The History of The Ripley Co-operative Society

In March 1860, a group of men employed at Butterley ironworks met in the front room of Patrick Parkin’s house on Butterley Hill. It’s not clear how many of them there were: as few as 6, as many as 30, depending on which account you believe, but the original idea seems to have come from one George Atkin, a 34-year engine driver who lived on Bridle Lane.

Their aim was to set up a shop on the lines of that started by the Rochdale Pioneers 16 years earlier, where men and women paid to join a Society, which bought quality goods wholesale and sold them, and any profits went to the members in the form of a dividend. This meant cheaper, better groceries for their families, and avoided the higher prices charged by local shops and by the Butterley Company itself, although there is little evidence of the company paying men in tokens which had to be spent in the Company’s shop, as in other places.

There are 30 founding members of the Butterley Co-operative Society listed in “The Jubilee History of the Ripley Co-operative Society”, published in 1910. They were all men, all worked at Butterley and lived in the surrounding streets: Butterley Hill, Bridle Lane, Lowes Hill, Hammersmith, Chapel Terrace, Chapel Street and Alma Street.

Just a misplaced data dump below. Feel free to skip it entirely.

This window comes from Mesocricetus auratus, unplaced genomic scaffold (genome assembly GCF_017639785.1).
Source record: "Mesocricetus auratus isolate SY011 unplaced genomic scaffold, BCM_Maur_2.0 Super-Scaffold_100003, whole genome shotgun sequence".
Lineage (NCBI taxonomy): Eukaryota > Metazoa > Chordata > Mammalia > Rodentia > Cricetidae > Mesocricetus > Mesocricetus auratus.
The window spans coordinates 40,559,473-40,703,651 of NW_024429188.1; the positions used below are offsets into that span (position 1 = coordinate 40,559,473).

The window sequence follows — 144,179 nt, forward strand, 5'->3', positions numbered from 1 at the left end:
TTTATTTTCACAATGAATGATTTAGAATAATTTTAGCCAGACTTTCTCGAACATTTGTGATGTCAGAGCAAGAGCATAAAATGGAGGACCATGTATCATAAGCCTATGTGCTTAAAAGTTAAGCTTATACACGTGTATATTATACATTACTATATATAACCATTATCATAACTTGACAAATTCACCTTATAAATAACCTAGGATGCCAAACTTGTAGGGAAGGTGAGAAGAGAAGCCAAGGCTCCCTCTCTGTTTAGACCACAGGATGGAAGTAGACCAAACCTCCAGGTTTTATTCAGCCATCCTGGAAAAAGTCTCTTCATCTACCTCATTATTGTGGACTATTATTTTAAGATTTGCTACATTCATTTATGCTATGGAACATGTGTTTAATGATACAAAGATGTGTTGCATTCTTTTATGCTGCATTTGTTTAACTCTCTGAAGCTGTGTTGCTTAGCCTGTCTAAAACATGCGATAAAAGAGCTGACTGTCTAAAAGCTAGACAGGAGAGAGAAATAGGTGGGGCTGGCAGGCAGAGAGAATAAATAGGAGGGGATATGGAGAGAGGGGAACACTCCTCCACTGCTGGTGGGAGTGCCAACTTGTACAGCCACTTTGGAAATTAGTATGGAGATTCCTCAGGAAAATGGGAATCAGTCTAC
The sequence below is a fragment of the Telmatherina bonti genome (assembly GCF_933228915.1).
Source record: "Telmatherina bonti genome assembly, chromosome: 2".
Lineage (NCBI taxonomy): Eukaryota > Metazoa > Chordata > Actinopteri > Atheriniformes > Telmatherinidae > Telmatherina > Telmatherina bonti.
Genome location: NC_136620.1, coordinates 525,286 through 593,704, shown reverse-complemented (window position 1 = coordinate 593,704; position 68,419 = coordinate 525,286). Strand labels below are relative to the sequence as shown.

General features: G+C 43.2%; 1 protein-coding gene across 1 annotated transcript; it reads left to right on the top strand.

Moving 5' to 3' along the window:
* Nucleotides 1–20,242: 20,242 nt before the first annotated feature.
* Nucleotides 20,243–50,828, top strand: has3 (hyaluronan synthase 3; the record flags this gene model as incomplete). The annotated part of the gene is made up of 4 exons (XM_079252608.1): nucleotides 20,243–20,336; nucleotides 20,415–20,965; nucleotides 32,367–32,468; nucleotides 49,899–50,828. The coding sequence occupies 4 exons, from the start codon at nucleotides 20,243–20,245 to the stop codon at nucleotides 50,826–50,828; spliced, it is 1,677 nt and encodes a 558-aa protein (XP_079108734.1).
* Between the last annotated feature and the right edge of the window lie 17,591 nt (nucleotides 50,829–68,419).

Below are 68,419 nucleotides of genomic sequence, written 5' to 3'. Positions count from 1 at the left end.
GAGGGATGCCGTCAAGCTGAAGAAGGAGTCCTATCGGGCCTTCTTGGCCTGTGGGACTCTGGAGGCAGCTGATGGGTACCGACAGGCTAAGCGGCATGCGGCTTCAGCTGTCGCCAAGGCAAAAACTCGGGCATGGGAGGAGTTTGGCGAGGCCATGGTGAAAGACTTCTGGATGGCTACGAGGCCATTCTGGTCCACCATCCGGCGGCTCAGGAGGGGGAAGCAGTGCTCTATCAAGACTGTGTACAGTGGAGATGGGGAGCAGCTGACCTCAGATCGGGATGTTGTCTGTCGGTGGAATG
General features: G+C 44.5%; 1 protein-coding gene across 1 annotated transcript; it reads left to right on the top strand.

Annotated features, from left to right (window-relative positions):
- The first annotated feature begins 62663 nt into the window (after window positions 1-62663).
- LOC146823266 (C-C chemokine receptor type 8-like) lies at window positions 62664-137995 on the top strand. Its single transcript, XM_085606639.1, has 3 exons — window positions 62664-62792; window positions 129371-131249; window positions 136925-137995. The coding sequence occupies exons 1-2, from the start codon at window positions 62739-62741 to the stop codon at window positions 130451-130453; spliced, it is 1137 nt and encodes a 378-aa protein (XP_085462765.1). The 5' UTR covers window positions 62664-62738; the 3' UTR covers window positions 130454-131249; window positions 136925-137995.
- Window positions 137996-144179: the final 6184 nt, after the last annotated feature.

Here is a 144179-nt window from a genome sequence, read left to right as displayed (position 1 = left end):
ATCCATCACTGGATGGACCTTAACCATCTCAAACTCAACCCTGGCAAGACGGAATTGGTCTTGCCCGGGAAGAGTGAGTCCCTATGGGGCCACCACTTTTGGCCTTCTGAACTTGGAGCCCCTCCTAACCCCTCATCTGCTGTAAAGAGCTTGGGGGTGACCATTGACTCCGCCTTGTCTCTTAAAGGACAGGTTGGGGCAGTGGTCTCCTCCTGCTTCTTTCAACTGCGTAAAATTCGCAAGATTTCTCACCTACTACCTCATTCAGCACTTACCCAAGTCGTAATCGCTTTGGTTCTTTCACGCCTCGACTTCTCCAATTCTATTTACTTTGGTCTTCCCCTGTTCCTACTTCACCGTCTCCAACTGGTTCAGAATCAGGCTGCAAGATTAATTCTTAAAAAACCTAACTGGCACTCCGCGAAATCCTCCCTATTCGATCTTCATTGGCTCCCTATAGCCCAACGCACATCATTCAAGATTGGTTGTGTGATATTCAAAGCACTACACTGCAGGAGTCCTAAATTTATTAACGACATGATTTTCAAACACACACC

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The first shop

It was not the first attempt: there had been at least one other which had failed. At first they collected funds, and by August 1860 they had £14, enough to buy their first goods and start selling. They used the two front rooms of Parkin’s house, (a more modern picture of which is shown  here) let free for six months. They opened on Friday and Saturday evenings from 8.00pm to 11.00pm, the members voluntarily running the shop on a rota. Only the Secretary was paid, and very little at that.

They didn’t make much money, but in the first year made enough to move up to Lowes Hill and rent premises next to the Blue Bell Inn. In June 1864, they changed the name to the Ripley Co-operative and Provident Society. They even appointed a manager, Mr Slack, at a salary of £1 per week. However, he was dismissed the following year as income fell, replaced by Mr Blount at 18s per week. By the end of 1864 there were only 24 members.

From then on, though, trade increased. By the end of 1866 there were 51 members. In 1867, they bought 2 houses belonging to Job Shaw further up Lowes Hill, taking out a mortgage to do so. One became the manager’s house, the other the shop. An assistant was employed and the opening hours extended. By 1868, the mortgage was paid off and the Society for the first time owned their own premises. They began to pay their committee, and distributed a magazine called the Co-operator, an 1866 copy of which is shown here.

They also diversified into boots and shoes. By then they could afford to have an educational fund, and to give to charity, grants for £1 1s being made to the Devonshire Hospital, Buxton and Derby Infirmary. They continued to support the Infirmary for many years.